Grimm's story began in 2014 when he and his family told the high school that Grimm identified as transgender, setting off an uproar from some parents.
"I never had any issues with the other kids," he said, "only the adults."
The family sued the school district, stating that the decision violated Title IX, which prohibits sex discrimination in schools that receive federal funding.
The case quickly gained national attention, and transgender advocates Laverne Cox and Janet Mock publicly supported Grimm's fight.
Grimm has nothing but praise for his family.
"I came out to my parents the summer before my sophomore year and, when I returned to school that fall, my mom and I essentially asked the school what they were going to do to protect me," he explained.
The school principal suggested he go ahead and use the boys' bathroom, which he did for seven weeks, until the school board barred him from using it and announced it was going to discuss the situation. The school offered him alternative accommodations in a unisex bathroom, which Grimm said was humiliating.
With less than 24 hours' notice, Grimm and his mom had to argue their case at a school board meeting, where "my genitals and my less than human status" was going to be discussed, he said.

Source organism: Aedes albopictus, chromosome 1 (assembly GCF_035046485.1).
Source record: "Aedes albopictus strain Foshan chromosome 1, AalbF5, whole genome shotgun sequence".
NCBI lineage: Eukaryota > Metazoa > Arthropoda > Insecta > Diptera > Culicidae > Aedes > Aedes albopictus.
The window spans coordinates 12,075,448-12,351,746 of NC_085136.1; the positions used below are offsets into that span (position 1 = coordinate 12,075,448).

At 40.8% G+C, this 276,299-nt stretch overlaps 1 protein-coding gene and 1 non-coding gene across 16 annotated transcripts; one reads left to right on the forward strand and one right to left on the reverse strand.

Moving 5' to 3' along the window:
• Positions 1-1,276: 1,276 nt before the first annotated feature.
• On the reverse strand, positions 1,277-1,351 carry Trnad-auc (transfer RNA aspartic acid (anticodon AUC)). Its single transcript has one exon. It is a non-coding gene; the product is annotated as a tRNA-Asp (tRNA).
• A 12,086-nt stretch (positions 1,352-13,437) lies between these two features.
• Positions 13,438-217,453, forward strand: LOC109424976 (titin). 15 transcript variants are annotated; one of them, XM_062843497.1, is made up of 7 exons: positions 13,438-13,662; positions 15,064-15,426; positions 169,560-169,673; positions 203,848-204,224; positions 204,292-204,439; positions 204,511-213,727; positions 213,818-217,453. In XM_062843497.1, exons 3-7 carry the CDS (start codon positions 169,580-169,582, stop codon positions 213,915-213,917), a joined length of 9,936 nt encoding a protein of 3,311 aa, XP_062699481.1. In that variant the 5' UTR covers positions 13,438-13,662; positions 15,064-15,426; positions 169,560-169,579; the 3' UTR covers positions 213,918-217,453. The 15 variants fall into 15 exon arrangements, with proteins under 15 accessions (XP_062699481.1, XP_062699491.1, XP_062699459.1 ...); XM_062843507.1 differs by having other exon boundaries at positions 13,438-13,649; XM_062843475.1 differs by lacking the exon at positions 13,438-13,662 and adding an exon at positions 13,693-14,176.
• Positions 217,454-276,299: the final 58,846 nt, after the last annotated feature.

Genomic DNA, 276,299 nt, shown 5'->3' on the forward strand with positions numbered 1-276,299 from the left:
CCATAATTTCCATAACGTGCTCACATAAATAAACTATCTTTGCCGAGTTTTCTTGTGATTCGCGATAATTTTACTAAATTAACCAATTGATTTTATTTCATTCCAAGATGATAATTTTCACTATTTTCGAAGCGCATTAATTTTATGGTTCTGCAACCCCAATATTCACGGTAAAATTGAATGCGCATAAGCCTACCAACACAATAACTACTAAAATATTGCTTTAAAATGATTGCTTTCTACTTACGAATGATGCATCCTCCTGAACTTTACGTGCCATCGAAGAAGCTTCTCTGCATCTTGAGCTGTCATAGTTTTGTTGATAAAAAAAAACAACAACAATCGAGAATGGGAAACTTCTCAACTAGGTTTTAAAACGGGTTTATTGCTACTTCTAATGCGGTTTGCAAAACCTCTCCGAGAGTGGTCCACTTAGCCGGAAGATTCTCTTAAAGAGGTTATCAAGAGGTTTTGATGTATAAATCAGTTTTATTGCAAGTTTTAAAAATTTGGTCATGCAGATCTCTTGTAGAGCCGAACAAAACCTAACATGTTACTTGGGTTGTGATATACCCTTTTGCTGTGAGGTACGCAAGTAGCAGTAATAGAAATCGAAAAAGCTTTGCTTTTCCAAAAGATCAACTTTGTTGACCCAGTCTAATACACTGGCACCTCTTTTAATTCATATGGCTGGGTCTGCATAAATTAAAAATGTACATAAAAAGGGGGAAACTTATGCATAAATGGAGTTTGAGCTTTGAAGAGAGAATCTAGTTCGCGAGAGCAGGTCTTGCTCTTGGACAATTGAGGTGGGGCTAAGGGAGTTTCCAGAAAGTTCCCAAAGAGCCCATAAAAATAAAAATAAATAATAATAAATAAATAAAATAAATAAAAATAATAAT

Comments at the meeting, including some from adults who did not have any children attending the school, included many people who were either "disrespectful" or "outright hateful," he said.
"Many people addressed me as a young lady," recalled Grimm. "I told them repeatedly that I felt quite confident that I was a boy."
A second school board meeting was even worse, he said.
"People were louder, angrier, and nastier," said Grimm.
Although Grimm's family and friends testified on his behalf, "it was pretty clear to me that [the school board] had made up its mind" before it heard the case.
Grimm explained that he "simply was not a girl" and "just wanted to be a normal child and use the rest room in peace as I'd been doing," but his plea fell on deaf ears.
"Adults were the only ones who tried to impede my rights. I was bullied and I let them know I deserved the rights of every other human being," he said.
When the ACLU heard about the case and contacted the family, Grimm said he was "ready" to become a plaintiff.
"I realized I had to take the matters into my own hands. I'd gotten used to the injustices" that were common in a small, religious conservative community, he said.
Despite the negativity and hate Grimm witnessed during his fight for equality, he is optimistic about the future.
During his speaking engagements, Grimm said he believes he's had the most impact in small towns, where "I'm not speaking to the choir" and where they don't get a chance to see LGBT media.
And when Grimm meets with other young activists, so many "are action minded, motivated, and aware of the tools we need to push back."
"I've gotten so much energy from being around a group of people who know there is something very wrong with the system and want to do something about it," he said.